“I’m here also to support Supervisor Mar’s resolution,” Cat Carter, acting executive director of the Transit Riders told the transportation authority board during public comment. “While we support increased development of housing in San Francisco, it’s not like there are a ton of empty seats on Muni buses and trains.”

Carter cited the completion of Chase Center Arena before improvements to the T-Third train and nearby anticipated ferry landing were finished as an analogy to housing in California, saying that transit funding should be tied to housing development.

It’s an argument often made by West Side homeowners opposed to SB50, and not often one voiced by transit groups. It also earned Wiener’s attention.

“Yesterday, transit group @SFTRU opposed #SB50. It argued density by transit strains transit,” Wiener tweeted to his 59,000 Twitter followers on Dec. 18. He continued, “It’s a classic NIMBY claim: No housing until infrastructure is perfect. It’s also pro-sprawl, pro-carbon: ‘Until transit is great for me, you can’t live here. Just drive in from Tracy.’”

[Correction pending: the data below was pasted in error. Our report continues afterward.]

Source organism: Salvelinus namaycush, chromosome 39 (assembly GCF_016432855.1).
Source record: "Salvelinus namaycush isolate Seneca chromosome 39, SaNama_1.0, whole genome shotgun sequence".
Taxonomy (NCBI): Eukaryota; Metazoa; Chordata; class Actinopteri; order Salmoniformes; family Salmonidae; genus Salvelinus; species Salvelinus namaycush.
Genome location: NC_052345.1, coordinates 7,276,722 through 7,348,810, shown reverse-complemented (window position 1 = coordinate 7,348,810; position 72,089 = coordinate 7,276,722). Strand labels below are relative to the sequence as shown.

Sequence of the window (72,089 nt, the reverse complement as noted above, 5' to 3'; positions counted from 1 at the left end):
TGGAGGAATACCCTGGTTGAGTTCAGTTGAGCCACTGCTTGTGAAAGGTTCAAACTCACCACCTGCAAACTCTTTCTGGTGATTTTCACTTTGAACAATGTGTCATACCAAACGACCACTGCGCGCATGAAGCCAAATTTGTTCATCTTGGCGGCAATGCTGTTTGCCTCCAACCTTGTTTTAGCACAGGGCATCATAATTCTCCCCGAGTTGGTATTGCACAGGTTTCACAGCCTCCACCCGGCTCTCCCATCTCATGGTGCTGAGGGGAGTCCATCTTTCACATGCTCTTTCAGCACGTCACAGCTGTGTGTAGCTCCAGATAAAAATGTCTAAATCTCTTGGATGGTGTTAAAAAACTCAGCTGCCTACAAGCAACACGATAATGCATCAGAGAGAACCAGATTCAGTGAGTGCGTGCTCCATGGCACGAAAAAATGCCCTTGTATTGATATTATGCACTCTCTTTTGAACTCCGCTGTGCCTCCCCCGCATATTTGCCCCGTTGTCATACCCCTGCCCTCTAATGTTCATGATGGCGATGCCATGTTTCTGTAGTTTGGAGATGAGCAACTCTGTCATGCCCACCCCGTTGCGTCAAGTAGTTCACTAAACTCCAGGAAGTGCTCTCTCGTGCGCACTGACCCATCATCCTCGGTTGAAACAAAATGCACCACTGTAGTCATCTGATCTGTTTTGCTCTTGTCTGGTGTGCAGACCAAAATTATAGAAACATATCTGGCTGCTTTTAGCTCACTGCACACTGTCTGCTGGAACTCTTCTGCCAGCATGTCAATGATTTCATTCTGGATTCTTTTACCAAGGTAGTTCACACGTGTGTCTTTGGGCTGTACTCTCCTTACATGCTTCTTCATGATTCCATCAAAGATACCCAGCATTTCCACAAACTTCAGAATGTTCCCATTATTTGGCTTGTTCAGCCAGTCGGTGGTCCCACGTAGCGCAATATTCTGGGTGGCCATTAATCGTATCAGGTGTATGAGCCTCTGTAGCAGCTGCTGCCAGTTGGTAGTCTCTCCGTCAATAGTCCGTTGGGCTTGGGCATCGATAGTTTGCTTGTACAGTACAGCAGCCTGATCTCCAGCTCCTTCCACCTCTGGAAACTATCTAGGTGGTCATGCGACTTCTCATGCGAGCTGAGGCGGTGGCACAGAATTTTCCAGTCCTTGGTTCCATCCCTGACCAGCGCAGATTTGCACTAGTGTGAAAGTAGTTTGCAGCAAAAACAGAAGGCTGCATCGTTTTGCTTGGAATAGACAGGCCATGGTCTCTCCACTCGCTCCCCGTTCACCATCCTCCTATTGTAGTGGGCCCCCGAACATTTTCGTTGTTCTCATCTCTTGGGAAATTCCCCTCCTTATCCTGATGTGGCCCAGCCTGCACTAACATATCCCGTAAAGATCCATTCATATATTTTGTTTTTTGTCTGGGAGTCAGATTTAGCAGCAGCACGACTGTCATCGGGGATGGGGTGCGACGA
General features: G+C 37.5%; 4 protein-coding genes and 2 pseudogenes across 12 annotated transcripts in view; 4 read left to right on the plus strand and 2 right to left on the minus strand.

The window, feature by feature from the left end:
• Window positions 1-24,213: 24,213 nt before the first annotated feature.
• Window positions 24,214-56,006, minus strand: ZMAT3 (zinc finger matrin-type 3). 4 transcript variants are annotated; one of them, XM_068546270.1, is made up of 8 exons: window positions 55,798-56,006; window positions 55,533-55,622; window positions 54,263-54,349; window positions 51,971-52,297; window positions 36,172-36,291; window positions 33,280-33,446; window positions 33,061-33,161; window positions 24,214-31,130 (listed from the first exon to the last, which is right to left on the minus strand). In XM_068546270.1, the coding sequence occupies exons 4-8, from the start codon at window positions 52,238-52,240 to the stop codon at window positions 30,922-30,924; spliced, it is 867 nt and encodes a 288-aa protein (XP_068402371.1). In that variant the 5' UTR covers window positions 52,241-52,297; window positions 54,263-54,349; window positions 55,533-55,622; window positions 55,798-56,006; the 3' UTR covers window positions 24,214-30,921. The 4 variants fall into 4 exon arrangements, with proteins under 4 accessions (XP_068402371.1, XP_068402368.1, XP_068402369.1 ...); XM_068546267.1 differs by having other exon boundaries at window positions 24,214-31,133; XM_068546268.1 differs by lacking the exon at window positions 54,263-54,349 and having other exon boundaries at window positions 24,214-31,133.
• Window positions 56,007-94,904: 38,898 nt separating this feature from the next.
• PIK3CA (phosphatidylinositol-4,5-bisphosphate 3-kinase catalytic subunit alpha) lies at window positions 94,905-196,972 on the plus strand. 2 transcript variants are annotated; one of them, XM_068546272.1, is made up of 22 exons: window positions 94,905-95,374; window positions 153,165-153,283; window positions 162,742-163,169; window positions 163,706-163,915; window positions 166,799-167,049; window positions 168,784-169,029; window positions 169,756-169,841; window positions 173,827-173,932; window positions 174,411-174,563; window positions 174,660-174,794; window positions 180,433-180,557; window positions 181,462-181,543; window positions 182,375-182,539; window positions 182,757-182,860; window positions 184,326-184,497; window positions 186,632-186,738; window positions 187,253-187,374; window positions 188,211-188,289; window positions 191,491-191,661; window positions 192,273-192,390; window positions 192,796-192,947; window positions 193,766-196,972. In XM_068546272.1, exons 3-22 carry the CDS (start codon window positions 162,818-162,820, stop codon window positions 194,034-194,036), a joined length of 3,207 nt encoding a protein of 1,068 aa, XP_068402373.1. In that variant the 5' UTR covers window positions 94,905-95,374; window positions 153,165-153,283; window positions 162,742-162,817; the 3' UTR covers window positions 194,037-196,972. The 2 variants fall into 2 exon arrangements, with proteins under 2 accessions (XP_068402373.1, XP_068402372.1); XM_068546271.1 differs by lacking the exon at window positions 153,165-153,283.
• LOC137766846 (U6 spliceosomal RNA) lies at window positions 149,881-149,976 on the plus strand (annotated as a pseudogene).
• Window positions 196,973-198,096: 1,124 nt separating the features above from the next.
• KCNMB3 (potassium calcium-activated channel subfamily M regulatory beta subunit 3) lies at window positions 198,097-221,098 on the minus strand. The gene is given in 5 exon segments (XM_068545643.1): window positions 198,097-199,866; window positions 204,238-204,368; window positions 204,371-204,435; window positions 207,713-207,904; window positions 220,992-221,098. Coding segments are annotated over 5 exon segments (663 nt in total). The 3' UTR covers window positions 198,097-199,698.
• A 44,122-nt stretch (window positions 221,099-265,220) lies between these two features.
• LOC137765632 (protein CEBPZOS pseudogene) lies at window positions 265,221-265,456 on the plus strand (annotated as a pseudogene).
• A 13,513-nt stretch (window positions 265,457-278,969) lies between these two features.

That’s when he took aim at the Transit Riders.

”.@SFTRU’s credibility as a transit advocacy organization is at issue here,” Wiener tweeted. “I hope it’ll stop making anti-transit NIMBY arguments. Transit works when lots of people can walk to it. Low density zoning near transit pushes people away from transit.”

Housing development and transit development are oft-regarded as interlinked, and those who support the expansion of both call themselves “urbanists.” To have an ostensible urbanist group voice critique of SB50, then, sent ripples through the local urbanist community beyond Wiener.

On social media, urbanists from across San Francisco denounced the Transit Riders’ opposition to SB50.

“What the heck,@SFTRU? Sorry guys, not getting my membership this go-around,” wrote Twitter user @jcb10, whose profile identifies them as John C. Baker, who works for a school district. “Your #SB50 take is actually counterproductive to good transit, which is dependent on riders.”